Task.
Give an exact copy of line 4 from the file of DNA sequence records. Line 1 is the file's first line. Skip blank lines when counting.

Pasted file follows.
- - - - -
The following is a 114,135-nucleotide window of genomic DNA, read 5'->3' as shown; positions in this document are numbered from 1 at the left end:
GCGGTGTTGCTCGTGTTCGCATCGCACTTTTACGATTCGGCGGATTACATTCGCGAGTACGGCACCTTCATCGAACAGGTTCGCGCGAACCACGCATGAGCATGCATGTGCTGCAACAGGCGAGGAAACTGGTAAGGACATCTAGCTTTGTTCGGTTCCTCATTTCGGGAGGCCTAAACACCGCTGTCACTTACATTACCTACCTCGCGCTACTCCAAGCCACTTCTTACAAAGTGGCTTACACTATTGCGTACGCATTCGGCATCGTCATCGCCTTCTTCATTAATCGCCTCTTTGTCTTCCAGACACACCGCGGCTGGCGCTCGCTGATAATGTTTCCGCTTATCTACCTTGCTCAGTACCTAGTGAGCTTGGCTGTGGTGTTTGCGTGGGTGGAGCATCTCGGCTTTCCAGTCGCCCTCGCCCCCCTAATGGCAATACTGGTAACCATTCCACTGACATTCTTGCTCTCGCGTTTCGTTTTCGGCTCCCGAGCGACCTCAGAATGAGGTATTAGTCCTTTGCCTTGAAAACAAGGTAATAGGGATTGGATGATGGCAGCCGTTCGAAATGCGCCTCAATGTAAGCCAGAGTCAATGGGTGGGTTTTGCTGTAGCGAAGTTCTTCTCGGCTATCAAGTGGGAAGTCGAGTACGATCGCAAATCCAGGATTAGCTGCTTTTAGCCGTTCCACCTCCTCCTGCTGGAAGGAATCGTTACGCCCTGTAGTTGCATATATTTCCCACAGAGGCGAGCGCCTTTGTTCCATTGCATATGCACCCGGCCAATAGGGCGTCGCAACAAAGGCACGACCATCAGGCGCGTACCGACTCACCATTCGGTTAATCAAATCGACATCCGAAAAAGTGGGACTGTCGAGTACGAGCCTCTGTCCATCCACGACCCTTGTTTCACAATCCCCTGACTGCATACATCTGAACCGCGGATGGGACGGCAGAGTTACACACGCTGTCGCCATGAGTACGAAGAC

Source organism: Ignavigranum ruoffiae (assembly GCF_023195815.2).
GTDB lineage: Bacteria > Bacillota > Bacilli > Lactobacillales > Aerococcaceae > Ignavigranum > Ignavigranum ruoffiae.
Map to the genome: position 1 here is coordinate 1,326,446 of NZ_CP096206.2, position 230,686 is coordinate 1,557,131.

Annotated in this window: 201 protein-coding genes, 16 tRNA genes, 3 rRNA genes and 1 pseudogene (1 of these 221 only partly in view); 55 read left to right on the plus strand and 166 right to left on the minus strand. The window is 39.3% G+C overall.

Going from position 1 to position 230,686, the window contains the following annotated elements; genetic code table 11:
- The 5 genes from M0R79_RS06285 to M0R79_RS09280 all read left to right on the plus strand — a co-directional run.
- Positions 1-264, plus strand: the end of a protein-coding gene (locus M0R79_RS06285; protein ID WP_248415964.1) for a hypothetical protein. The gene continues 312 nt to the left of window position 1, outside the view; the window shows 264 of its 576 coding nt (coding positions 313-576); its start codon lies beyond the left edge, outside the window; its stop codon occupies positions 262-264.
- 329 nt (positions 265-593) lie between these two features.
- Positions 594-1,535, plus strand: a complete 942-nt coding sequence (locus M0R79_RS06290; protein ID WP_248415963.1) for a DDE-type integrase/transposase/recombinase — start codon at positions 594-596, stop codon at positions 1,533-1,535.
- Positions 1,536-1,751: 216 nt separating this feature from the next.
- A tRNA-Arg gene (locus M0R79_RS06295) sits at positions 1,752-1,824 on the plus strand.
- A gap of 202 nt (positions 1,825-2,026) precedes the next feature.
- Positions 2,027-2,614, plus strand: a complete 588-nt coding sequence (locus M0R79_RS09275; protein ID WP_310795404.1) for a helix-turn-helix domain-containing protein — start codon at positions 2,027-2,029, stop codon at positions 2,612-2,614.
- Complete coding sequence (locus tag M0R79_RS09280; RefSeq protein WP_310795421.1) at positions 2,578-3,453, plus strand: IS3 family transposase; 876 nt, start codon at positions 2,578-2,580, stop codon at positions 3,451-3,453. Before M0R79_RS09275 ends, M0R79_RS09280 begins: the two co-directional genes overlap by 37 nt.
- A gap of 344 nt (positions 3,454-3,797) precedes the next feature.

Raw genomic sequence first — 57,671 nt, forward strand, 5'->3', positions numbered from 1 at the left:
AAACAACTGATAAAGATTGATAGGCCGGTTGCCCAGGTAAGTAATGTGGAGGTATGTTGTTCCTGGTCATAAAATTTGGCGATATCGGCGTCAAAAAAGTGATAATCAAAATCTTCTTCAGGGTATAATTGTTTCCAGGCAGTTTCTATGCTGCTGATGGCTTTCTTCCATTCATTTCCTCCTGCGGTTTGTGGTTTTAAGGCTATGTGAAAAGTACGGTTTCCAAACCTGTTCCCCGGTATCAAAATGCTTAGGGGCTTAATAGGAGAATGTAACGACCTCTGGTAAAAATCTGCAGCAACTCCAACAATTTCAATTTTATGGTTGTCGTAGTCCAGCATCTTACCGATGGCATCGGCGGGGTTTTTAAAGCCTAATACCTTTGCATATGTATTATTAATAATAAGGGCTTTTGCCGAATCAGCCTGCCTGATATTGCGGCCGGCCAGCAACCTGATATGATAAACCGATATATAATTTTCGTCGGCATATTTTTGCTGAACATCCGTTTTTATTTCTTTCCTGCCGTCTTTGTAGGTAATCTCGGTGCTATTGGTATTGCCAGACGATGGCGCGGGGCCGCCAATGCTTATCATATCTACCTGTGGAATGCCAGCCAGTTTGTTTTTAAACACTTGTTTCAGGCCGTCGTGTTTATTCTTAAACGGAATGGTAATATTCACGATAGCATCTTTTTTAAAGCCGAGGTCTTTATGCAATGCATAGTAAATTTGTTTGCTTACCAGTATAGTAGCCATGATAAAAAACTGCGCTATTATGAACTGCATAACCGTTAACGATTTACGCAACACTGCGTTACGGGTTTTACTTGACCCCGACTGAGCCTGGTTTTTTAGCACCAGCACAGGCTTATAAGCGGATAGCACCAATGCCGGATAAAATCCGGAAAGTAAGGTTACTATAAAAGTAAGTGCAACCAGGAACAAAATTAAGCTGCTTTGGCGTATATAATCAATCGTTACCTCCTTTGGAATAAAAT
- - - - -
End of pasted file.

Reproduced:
GTDB lineage: Bacteria > Bacillota > Bacilli > Lactobacillales > Aerococcaceae > Ignavigranum > Ignavigranum ruoffiae.